Due to the nature of the restavek culture, no one can accurately determine the number of such children currently living in Haiti. Estimates vary from 173,000 to 300,000. But Cadet believes the number might even be higher as a result of the massive earthquake that hit Haiti in January 2010. Regardless, Cadet is convinced that even one child living in domestic servitude is too many.
"The plight of those kids has become my passion. I'm driven to do something about it," he says. "I have to do something. I have to end it."
Changing the hearts of a generation
Although it goes much deeper, Cadet's plan for achieving his goal can be summed up in one word: education. So in March 2010, he approached the director general of the Haitian Ministry of Education about implementing a national curriculum for elementary school students that focused on respect for the environment and for other people.
After learning the director was open to the idea, Cadet enlisted the help of Cady Short-Thompson, dean of UC Blue Ash College. She put together a team of professors from UC and Northern Kentucky University, who began creating the new curriculum. The finished project has since been translated into Haitian Creole.
Because 90 percent of Haiti is deforested, the curriculum first teaches children to respect the environment. After all, without an environment, there will be no future for Haiti, restaveks or not. Then it transitions to respect for equality, liberty and brotherhood -- the principles upon which Haiti was founded, but which children of Haiti do not understand.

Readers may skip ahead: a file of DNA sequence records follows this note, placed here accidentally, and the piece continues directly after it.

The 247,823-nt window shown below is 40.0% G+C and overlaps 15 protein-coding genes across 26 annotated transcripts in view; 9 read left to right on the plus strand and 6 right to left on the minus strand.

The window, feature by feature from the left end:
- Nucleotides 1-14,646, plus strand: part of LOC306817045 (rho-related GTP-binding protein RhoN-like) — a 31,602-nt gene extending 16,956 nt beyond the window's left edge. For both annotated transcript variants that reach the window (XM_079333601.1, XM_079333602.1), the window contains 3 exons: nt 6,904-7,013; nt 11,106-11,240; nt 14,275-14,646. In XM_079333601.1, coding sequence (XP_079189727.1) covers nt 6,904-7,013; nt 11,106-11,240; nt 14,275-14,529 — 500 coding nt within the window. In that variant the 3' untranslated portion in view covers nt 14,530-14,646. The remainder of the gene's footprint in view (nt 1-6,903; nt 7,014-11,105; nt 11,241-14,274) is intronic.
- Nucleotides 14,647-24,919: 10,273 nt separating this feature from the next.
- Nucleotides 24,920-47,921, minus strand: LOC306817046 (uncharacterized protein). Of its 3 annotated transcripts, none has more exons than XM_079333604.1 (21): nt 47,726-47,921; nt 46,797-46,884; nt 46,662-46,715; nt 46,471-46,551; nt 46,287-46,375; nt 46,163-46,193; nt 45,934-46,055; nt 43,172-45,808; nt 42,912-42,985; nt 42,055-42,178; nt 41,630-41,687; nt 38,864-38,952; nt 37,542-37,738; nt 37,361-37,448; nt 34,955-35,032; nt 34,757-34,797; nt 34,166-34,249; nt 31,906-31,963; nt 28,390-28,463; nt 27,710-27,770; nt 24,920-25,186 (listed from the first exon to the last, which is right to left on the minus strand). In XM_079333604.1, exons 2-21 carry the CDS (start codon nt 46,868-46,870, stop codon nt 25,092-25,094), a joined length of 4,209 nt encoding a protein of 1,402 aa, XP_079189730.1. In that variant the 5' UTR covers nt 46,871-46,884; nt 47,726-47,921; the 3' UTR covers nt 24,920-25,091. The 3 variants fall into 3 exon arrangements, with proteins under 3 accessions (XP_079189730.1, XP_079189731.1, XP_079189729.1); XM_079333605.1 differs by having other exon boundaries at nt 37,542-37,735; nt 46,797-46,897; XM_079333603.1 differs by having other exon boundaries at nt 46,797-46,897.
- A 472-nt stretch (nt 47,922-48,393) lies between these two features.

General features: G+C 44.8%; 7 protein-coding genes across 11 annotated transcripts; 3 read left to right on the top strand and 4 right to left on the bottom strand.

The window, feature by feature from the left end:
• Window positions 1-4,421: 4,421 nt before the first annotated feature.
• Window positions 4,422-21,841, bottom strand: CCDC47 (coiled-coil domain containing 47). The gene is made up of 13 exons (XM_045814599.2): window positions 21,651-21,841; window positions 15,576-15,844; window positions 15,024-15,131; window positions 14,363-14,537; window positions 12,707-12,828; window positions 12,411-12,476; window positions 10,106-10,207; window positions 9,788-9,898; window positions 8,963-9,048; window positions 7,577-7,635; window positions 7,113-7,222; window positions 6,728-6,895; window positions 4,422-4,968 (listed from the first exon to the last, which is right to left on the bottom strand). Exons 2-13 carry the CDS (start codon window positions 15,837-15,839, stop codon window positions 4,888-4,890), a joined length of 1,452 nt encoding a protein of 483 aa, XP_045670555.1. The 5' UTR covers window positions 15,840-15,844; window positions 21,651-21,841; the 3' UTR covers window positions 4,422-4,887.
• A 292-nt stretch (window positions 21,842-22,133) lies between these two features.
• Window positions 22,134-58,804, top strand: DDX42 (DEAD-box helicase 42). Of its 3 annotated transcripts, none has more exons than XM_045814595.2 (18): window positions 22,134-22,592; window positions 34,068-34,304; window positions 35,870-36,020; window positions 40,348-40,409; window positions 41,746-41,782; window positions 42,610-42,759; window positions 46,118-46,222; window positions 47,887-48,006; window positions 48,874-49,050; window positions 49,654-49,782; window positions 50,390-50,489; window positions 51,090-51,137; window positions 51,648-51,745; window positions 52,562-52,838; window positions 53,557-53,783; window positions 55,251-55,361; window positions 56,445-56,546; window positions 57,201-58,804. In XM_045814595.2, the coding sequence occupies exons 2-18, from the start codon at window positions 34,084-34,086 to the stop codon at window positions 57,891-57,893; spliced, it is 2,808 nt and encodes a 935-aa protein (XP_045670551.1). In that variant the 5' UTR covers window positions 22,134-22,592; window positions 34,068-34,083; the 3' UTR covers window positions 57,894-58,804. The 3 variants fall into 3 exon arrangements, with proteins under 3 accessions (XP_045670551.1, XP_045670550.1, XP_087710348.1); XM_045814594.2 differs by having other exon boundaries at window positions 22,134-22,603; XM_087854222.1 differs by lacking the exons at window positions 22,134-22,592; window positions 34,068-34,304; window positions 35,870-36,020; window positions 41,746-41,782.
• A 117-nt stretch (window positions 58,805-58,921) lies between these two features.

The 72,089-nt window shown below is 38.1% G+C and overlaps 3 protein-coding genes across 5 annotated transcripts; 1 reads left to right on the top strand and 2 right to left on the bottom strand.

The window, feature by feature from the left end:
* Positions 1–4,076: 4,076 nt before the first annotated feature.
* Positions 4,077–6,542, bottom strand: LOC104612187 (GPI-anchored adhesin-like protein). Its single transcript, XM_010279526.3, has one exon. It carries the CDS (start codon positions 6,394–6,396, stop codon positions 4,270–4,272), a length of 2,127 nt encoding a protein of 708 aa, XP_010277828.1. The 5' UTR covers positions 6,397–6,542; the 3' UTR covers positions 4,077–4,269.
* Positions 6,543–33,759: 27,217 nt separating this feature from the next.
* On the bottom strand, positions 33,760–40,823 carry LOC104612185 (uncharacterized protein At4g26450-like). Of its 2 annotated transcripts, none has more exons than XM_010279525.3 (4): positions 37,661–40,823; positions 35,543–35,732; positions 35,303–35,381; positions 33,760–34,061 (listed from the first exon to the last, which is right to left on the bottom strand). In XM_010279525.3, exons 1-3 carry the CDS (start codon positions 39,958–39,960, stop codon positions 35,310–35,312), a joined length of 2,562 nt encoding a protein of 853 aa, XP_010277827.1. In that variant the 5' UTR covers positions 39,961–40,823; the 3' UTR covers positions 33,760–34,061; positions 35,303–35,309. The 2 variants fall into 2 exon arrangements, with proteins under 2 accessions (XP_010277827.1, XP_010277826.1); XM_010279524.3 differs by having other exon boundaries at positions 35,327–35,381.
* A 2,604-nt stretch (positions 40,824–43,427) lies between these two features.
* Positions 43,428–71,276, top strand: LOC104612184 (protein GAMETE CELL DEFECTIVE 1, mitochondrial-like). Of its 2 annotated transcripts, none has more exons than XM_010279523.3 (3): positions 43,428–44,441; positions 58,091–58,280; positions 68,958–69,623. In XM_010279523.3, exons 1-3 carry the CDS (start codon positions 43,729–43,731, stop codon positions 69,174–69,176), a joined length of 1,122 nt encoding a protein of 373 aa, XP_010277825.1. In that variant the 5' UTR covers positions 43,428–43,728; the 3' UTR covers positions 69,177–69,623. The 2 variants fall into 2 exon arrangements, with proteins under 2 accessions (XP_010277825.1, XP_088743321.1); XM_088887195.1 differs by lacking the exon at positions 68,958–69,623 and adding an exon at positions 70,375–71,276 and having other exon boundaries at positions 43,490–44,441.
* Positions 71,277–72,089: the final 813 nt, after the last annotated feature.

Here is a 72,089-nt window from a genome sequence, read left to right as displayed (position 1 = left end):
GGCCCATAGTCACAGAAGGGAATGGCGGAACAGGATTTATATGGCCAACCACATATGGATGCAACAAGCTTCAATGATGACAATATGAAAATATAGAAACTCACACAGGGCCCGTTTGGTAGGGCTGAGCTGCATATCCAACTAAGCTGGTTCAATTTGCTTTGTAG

With a pilot program scheduled to be implemented at a test school in 2012, Cadet hopes that the curriculum will be ready for national use in 2013.
"To end child slavery, you have to influence a new generation," he explains. "The adults are set in their ways. I really think education is the only way, because you have to change the mentality of the new generation, so the next generation will have a different way of looking at each other, looking at children."
Cadet realizes that changing the hearts and minds of an entire generation is no small task, and that it will likely be decades before any progress comes to fruition. But if, and when, his new curriculum takes hold, perhaps the education that hewed a pebble of hope from every restavek child's mountain of despair will become the chisels used to carve a boulder of hope for the entire nation.
Joe Rudemiller is a freelancer for UC Magazine.
Cadet's restavek organization
Cadet's first book: "Restavec: From Haitian Child to Middle-Class American"
Cadet's latest book: "My Stone of Hope"